Featuring Barry White, AFI, and Listener
In last week’s installment of Holyfield Weekly Playlist, our writers picked some great songs from an assortment of acts, ranging from Snoop Dogg to Black Flag. Here is what they have for this week’s installment.
Brandon Allin: Seaway – Apartment
“Apartment” is our first taste of Seaway’s third full-length offering, Vacation, due out this September. Seaway’s formula is simple: playful, hook-laden pop-punk candy coated with boyish charm. “Apartment” is a paint by numbers youthful exuberance, the lyrical content as predictable as it gets, but that’s okay. Seaway haven’t set out to put the world ablaze, and quite frankly, it’s refreshing. They’re the pop-punk soundtrack to summer holidays without managing to feel redundant, a feat in and of itself. “All I wanna do is nothing with you” serves as a welcome reminder to slow things down and enjoy the little things in the comfort of those who matter most. It doesn’t hurt to have a soundtrack to those tranquil moments. Bravo, Seaway.
Premal Bhatt: Linkin Park/Jay-Z – Numb/Encore
No other way around it, Linkin Park lead singer, Chester Bennington’s death leaves a void in the music world. Linkin Park’s Hybrid Theory and Meteora were the soundtrack of many of our tweener years and were the gateway for many fans’ introduction into rock music. The late Bennington sings his truths and emotions, battling his demons and allowing us to experience them with him. Although he’s gone, his songs will live on forever and provide evidence of his long, successful battle against the demons that took him away from us far too soon. Last week we honored him with the song that started it all, “In the End,” this week we’re going with a song that secured their place in music history: their masterful collaboration with Jay-Z.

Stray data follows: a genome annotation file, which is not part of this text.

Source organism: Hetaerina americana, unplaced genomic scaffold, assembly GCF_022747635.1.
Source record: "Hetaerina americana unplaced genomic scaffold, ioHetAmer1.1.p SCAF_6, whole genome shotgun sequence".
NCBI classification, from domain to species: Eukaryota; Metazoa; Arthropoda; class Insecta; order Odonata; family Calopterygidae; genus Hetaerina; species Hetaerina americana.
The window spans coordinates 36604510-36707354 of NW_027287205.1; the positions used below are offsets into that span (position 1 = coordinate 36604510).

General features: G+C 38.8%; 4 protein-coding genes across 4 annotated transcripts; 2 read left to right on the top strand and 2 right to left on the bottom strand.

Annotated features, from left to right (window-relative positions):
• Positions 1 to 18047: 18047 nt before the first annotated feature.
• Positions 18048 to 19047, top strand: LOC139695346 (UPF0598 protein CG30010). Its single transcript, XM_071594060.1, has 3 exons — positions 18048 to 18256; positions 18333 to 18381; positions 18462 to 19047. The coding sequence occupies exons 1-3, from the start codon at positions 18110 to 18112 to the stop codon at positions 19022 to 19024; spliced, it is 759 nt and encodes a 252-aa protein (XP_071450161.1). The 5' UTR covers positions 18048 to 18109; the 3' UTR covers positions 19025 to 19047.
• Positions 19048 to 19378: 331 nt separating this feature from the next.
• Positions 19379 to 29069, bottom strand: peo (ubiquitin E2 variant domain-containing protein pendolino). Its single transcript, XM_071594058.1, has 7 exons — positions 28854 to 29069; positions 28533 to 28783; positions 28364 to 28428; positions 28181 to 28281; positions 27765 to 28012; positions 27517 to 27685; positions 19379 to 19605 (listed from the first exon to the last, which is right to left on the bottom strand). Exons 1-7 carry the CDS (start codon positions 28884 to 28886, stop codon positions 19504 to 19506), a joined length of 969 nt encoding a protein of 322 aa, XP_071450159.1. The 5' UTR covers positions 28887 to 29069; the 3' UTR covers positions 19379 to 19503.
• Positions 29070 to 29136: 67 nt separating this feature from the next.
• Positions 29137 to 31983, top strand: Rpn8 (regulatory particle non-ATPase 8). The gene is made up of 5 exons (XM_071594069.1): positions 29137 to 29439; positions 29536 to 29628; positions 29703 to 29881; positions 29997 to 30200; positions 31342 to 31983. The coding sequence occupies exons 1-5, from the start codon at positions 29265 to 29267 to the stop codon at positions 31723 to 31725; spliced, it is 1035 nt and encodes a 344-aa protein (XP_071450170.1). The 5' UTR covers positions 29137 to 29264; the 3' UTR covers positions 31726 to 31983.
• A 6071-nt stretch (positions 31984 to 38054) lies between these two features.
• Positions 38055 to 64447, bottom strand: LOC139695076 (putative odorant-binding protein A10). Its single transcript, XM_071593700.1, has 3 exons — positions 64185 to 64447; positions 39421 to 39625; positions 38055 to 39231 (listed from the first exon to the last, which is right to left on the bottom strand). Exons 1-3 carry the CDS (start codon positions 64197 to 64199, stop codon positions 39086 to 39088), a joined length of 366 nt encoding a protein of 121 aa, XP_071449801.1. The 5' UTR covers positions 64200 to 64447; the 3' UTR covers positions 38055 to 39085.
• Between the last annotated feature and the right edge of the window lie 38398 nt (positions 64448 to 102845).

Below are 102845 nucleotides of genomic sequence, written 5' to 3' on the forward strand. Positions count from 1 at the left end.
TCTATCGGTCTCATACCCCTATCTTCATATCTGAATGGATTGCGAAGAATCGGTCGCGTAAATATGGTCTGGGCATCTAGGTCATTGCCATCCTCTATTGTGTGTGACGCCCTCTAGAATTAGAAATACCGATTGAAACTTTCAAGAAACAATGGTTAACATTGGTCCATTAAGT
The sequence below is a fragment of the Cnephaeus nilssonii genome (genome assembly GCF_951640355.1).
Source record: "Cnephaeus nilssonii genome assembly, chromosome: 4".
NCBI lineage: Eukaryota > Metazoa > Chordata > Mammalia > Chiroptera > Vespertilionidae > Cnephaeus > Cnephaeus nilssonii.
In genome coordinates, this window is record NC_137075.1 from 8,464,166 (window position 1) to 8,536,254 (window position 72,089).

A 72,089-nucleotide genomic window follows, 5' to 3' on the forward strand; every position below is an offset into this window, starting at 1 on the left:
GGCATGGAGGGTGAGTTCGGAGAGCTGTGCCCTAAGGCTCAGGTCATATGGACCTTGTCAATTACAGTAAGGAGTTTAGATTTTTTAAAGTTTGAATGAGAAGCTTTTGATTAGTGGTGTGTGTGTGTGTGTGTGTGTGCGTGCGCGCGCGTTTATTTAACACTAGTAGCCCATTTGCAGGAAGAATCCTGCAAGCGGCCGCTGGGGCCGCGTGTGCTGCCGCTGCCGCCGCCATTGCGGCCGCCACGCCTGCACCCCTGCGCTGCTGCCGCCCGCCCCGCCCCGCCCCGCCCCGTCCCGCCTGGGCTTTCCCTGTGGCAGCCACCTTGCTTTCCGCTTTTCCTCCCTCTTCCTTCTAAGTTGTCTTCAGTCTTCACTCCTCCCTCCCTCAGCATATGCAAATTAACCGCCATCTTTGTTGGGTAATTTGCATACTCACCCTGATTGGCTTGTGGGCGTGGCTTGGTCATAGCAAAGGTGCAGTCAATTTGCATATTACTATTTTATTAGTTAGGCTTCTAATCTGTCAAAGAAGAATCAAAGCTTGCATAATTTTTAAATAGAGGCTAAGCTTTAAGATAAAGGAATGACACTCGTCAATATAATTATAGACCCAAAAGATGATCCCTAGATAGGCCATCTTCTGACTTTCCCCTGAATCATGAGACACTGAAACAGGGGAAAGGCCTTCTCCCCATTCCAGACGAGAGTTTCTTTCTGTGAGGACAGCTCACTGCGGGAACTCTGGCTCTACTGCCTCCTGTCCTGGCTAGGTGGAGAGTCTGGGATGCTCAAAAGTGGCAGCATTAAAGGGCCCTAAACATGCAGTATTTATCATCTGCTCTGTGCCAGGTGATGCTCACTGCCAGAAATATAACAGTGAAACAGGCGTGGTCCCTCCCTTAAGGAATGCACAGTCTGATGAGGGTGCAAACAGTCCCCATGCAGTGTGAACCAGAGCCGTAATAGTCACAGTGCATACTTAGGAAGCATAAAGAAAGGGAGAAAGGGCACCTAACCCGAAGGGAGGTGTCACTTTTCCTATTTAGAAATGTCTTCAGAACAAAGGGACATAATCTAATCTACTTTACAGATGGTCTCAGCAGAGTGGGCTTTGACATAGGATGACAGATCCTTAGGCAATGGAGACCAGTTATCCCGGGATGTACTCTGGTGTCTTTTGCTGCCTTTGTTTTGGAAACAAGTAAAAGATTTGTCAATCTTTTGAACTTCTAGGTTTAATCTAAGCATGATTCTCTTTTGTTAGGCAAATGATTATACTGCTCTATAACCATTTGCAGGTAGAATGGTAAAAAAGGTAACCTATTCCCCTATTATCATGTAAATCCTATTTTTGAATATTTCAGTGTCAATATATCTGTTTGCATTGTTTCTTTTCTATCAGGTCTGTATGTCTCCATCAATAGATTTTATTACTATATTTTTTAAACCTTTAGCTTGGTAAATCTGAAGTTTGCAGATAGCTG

Matt Bram: Listener – You Were a House on Fire
I’m adding this one because their latest single, “There’s Money in the Walls,” is not yet on Spotify. Look that song up right now on YouTube and I’ve effectively done my job. “You Were a House on Fire” was probably their best song prior to this new single. It is so deeply emotional that the power behind the poetry naturally overpowers the traditional song structure. Vocalist and bassist Dan Smith belts his heart out over percussion and an acoustic guitar. It is spoken word and acoustic punk at its absolute best. The band has since evolved into a fuller project, with their latest song not only being my favorite of theirs but one of my favorite songs of this incredible year. But it doesn’t hurt to remember their roots. “You Were a House on Fire” is one of the most unique-sounding songs I’ve ever heard. It’s simple in some ways but utterly beautiful and complex at the same time.
Grant Evan: AFI – Snow Cats
A couple months ago, some friends and I were discussing the current state of music; listing off a few of our new favorite modern artists. As we named new rap champions, pop wizards, and heartfelt folk singers we also seemed to reach a startling conclusion: we couldn’t name any new, great, well-known rock artists. The genre, at least how we understood it, seems to have not carried forward; relying on older artists to try and make comebacks. Many of these comebacks fell flat for me, either falling into old familiar patterns or forcing themselves to modernize so they can compete in a pop saturated market. But AFI, a band I had long given up hope in making a great album, finds a way to not only maintain their rock sound while evolving and maturing. It’s clear cut rock that stays true to the band’s origins. There is an evolution to their sound but the themes that persisted in their older work still linger on. I think the kids who fear that the genre has forgotten about them once again would take a lot of solace in this album.
Dustin Harkins: Gatsby’s American Dream – My Name Is Ozymandias